Hamilton- Article – About Hamilton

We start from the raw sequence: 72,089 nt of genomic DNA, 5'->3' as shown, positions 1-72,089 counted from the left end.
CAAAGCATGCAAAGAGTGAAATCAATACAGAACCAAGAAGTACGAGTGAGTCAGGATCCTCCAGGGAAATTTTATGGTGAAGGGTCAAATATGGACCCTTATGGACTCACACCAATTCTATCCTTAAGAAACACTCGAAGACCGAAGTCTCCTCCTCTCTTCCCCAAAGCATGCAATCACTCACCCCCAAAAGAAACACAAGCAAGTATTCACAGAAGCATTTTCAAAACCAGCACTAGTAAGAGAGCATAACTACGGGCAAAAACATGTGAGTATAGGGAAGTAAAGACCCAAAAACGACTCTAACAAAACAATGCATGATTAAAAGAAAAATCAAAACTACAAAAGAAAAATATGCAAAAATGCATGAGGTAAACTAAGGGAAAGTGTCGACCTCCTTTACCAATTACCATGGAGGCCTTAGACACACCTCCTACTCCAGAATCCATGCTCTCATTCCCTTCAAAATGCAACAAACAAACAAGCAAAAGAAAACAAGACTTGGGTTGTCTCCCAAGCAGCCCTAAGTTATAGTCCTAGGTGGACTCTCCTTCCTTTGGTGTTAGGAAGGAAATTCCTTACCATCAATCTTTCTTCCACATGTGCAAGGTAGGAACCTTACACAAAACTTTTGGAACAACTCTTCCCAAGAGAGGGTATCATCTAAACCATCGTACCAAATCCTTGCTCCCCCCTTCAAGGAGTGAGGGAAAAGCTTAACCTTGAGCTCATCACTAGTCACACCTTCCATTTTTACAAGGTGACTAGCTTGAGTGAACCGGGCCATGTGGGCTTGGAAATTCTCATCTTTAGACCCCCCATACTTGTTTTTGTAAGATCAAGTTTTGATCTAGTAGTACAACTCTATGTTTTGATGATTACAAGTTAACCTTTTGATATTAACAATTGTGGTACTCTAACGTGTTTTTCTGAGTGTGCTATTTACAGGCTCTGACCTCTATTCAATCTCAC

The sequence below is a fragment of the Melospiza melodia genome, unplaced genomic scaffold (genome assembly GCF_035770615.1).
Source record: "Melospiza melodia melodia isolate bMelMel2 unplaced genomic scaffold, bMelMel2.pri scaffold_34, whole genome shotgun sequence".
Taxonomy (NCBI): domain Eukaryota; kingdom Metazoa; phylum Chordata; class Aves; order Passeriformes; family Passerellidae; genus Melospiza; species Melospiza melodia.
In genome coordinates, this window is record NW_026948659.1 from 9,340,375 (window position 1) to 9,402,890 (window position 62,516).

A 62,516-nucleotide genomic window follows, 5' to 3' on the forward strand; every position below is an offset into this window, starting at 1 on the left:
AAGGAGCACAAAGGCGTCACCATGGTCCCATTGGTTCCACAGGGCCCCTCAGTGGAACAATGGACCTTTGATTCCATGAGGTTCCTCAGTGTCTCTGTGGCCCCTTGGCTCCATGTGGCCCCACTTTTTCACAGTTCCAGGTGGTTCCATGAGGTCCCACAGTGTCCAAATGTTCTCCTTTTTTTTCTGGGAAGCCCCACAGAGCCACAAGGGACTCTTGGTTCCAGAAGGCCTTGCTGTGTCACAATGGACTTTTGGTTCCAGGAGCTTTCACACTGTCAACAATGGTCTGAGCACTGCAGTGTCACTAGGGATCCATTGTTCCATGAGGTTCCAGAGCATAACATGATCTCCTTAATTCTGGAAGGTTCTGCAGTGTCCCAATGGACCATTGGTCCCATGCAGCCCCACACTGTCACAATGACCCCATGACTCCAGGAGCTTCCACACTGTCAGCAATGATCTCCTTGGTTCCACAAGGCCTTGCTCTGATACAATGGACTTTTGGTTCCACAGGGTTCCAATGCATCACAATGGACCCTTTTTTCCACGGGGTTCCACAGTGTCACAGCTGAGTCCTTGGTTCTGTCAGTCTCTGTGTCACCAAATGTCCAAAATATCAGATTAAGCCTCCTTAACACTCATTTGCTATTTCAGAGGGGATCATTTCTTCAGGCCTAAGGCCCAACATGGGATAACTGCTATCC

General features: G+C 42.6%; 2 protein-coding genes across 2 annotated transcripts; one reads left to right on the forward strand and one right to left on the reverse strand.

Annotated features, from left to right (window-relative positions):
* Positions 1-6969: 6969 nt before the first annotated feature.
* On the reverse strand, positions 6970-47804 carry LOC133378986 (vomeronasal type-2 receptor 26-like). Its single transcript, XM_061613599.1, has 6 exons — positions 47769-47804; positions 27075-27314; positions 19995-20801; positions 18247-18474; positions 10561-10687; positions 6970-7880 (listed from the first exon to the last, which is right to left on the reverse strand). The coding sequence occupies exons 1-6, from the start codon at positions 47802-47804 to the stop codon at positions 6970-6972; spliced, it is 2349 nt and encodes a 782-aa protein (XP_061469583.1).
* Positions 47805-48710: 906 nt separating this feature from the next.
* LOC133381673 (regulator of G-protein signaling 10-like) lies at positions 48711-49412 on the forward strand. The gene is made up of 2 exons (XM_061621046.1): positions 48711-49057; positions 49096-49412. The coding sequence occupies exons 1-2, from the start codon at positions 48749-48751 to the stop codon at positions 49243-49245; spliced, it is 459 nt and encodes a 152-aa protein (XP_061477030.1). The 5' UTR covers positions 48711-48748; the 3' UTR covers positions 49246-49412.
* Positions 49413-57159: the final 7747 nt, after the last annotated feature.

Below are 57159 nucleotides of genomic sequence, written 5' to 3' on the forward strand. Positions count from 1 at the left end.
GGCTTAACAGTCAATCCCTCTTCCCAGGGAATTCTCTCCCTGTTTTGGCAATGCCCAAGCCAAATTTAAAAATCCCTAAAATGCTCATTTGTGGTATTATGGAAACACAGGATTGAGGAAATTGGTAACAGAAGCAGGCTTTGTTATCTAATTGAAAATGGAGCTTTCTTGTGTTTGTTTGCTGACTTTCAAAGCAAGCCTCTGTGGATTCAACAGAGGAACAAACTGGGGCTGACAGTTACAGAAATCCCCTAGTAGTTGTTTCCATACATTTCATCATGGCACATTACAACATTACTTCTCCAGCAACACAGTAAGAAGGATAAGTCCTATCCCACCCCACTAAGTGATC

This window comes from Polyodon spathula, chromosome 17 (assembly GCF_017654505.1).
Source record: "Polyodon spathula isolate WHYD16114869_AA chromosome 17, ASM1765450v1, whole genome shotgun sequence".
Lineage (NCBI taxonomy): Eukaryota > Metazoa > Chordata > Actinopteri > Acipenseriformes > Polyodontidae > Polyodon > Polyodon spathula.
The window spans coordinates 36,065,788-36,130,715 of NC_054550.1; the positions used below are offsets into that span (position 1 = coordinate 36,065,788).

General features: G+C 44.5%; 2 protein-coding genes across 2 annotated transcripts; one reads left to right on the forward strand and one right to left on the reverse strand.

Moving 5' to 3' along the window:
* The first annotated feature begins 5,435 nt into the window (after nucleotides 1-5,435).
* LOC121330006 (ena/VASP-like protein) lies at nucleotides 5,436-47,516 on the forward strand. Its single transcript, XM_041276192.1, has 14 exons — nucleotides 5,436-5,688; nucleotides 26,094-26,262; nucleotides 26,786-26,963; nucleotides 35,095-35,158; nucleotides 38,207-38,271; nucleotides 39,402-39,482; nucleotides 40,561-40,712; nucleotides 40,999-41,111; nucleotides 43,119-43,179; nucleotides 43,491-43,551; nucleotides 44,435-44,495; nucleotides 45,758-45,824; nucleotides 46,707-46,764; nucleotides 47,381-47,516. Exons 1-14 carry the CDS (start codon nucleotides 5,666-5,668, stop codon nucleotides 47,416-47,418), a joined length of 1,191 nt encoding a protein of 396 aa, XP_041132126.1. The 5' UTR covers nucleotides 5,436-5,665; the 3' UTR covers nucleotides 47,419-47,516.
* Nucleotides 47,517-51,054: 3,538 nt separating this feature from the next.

About Hamilton NJHamilton Township may be New Jersey’s 9th biggest by population, but we are conveniently scattered over the territory of forty square miles with more than 64 public parks and playgrounds and miles of protected open area, settled amidst wonderful neighbors that generations of Hamilton households proceed to call home. Located in central New Jersey, Hamilton enjoys a prime location that is under an hour’s drive of New York City and Philadelphia. We are also near destinations such as Six Flag Great Adventure, downtown Princeton and the historic State Capital, Trenton. Hamilton Township is very well-known for its parks, recreation and numerous historic sites and yearly community events, such as the annual Azalea Festival, Independence Day Concert, SeptemberFest, and Winter Wonderland. Several athletic leagues offer countless recreational opportunities for all groups of age. Additionally, Hamilton Township offers its residents a nationally renowned Senior Center which holds celebrations, dinner dances, classes, and more throughout the year. Beyond entertainment, we house the nationally acclaimed Grounds For Sculpture, which brings in more than 150,000 visitors every year. Hamilton also enjoys a vibrant and bustling local economy, with small retail shops as well as large shopping centers, along with fabulous dining for every taste and pocket and plans for a budding family-friendly entertainment area. In 1954, Helen Almy West recorded the earliest days of our town when she authored “A History of Hamilton Township.” Copies of the 120 page hardbound book are rare. The Hamilton Library is the probably the best place to find one. Two decades later, a group of locals created the Hamilton Historical Association and representatives from the Association took the task of writing a 36-page brochure renewing Ms. West’s work. They dubbed it “Old Nottingham.” We invite you to visit our Hamilton Library so that you might experience a comprehensive tour of our colorful past. The summary of these two historic offerings is furnished as an incentive to anybody interested in our unique beginnings. You should find that an understanding of our origins will provide a more clear understanding of our current conditions and ones we can look forward to in the next millennium. John Abbott II House Resided in the shadow of Veterans Park, the beautiful memorable site still houses a secret concerning Patriot funds, hidden from the British while they were pushing on Trenton during November. Abbott, a Bachelor 87 years old when he passed lived in the home built in 1730 by his father and situated then on the North side of Crosswicks Creek. Civil War & Native American Museum Found directly behind the Abbott House in Veterans Park, this museum has been in service for three years. The museum is showcasing exhibits dealing with American Civil War as well as native Delaware Indian artifacts. Isaac Watson House Still captivating with elegant architectural lines, thick walls, and fireplaces, the Watson House is amongst the earliest homes to be built in this area. Park Avenue next to South Broad Street Park was a wilderness when this house was built in 1708 on around 800 acres of land.
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